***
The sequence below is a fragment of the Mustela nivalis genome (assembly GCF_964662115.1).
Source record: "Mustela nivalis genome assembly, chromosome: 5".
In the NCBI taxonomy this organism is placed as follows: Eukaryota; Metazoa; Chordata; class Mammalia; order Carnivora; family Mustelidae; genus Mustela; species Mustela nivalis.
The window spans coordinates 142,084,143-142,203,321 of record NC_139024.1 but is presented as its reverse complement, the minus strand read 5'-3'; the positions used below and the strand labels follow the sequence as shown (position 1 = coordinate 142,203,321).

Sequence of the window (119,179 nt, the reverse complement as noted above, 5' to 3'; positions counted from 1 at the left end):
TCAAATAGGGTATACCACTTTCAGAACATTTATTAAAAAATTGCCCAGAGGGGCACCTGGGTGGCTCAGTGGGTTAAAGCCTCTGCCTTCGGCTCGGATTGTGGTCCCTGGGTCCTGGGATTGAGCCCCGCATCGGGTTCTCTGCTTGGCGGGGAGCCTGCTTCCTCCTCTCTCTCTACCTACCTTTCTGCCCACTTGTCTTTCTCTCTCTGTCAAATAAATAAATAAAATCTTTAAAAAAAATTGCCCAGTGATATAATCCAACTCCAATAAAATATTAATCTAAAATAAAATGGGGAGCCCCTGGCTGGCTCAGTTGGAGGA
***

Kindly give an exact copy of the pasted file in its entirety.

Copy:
The sequence below is a fragment of the Mustela nivalis genome (assembly GCF_964662115.1).
Source record: "Mustela nivalis genome assembly, chromosome: 5".
In the NCBI taxonomy this organism is placed as follows: Eukaryota; Metazoa; Chordata; class Mammalia; order Carnivora; family Mustelidae; genus Mustela; species Mustela nivalis.
The window spans coordinates 142,084,143-142,203,321 of record NC_139024.1 but is presented as its reverse complement, the minus strand read 5'-3'; the positions used below and the strand labels follow the sequence as shown (position 1 = coordinate 142,203,321).

Sequence of the window (119,179 nt, the reverse complement as noted above, 5' to 3'; positions counted from 1 at the left end):
TCAAATAGGGTATACCACTTTCAGAACATTTATTAAAAAATTGCCCAGAGGGGCACCTGGGTGGCTCAGTGGGTTAAAGCCTCTGCCTTCGGCTCGGATTGTGGTCCCTGGGTCCTGGGATTGAGCCCCGCATCGGGTTCTCTGCTTGGCGGGGAGCCTGCTTCCTCCTCTCTCTCTACCTACCTTTCTGCCCACTTGTCTTTCTCTCTCTGTCAAATAAATAAATAAAATCTTTAAAAAAAATTGCCCAGTGATATAATCCAACTCCAATAAAATATTAATCTAAAATAAAATGGGGAGCCCCTGGCTGGCTCAGTTGGAGGA